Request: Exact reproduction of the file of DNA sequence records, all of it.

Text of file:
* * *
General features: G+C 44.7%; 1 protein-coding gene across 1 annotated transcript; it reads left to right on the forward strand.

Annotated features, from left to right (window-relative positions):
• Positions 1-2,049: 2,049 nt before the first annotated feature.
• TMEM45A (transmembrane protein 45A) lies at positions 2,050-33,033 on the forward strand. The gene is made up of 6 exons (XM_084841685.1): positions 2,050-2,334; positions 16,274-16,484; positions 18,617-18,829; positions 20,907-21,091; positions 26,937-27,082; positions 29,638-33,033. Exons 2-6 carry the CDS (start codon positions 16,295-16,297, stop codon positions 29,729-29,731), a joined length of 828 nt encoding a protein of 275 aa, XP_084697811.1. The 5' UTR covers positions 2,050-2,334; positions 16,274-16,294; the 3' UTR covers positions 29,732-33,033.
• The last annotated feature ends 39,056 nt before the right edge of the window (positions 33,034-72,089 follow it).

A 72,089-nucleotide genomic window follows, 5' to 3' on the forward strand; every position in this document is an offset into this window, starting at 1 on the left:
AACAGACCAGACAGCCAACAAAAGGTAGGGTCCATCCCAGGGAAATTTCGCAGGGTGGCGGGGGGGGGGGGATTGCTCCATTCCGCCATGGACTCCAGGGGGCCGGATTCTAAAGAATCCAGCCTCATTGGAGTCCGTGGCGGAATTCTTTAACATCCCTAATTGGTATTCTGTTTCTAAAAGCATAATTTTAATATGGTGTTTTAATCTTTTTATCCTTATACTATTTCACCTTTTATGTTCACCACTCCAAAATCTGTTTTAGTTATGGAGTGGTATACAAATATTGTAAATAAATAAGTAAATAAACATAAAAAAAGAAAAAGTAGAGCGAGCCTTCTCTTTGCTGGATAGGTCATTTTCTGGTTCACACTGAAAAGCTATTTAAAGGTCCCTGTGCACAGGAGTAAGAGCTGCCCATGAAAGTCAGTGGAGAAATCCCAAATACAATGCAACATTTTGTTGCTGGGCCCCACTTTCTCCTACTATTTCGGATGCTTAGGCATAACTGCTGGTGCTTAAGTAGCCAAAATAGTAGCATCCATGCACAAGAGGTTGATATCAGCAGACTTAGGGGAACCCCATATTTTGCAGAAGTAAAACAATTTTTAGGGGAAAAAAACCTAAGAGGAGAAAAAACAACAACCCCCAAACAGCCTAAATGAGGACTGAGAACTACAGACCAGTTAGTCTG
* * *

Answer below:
General features: G+C 44.7%; 1 protein-coding gene across 1 annotated transcript; it reads left to right on the forward strand.

Annotated features, from left to right (window-relative positions):
• Positions 1-2,049: 2,049 nt before the first annotated feature.
• TMEM45A (transmembrane protein 45A) lies at positions 2,050-33,033 on the forward strand. The gene is made up of 6 exons (XM_084841685.1): positions 2,050-2,334; positions 16,274-16,484; positions 18,617-18,829; positions 20,907-21,091; positions 26,937-27,082; positions 29,638-33,033. Exons 2-6 carry the CDS (start codon positions 16,295-16,297, stop codon positions 29,729-29,731), a joined length of 828 nt encoding a protein of 275 aa, XP_084697811.1. The 5' UTR covers positions 2,050-2,334; positions 16,274-16,294; the 3' UTR covers positions 29,732-33,033.
• The last annotated feature ends 39,056 nt before the right edge of the window (positions 33,034-72,089 follow it).

A 72,089-nucleotide genomic window follows, 5' to 3' on the forward strand; every position in this document is an offset into this window, starting at 1 on the left:
AACAGACCAGACAGCCAACAAAAGGTAGGGTCCATCCCAGGGAAATTTCGCAGGGTGGCGGGGGGGGGGGGATTGCTCCATTCCGCCATGGACTCCAGGGGGCCGGATTCTAAAGAATCCAGCCTCATTGGAGTCCGTGGCGGAATTCTTTAACATCCCTAATTGGTATTCTGTTTCTAAAAGCATAATTTTAATATGGTGTTTTAATCTTTTTATCCTTATACTATTTCACCTTTTATGTTCACCACTCCAAAATCTGTTTTAGTTATGGAGTGGTATACAAATATTGTAAATAAATAAGTAAATAAACATAAAAAAAGAAAAAGTAGAGCGAGCCTTCTCTTTGCTGGATAGGTCATTTTCTGGTTCACACTGAAAAGCTATTTAAAGGTCCCTGTGCACAGGAGTAAGAGCTGCCCATGAAAGTCAGTGGAGAAATCCCAAATACAATGCAACATTTTGTTGCTGGGCCCCACTTTCTCCTACTATTTCGGATGCTTAGGCATAACTGCTGGTGCTTAAGTAGCCAAAATAGTAGCATCCATGCACAAGAGGTTGATATCAGCAGACTTAGGGGAACCCCATATTTTGCAGAAGTAAAACAATTTTTAGGGGAAAAAAACCTAAGAGGAGAAAAAACAACAACCCCCAAACAGCCTAAATGAGGACTGAGAACTACAGACCAGTTAGTCTG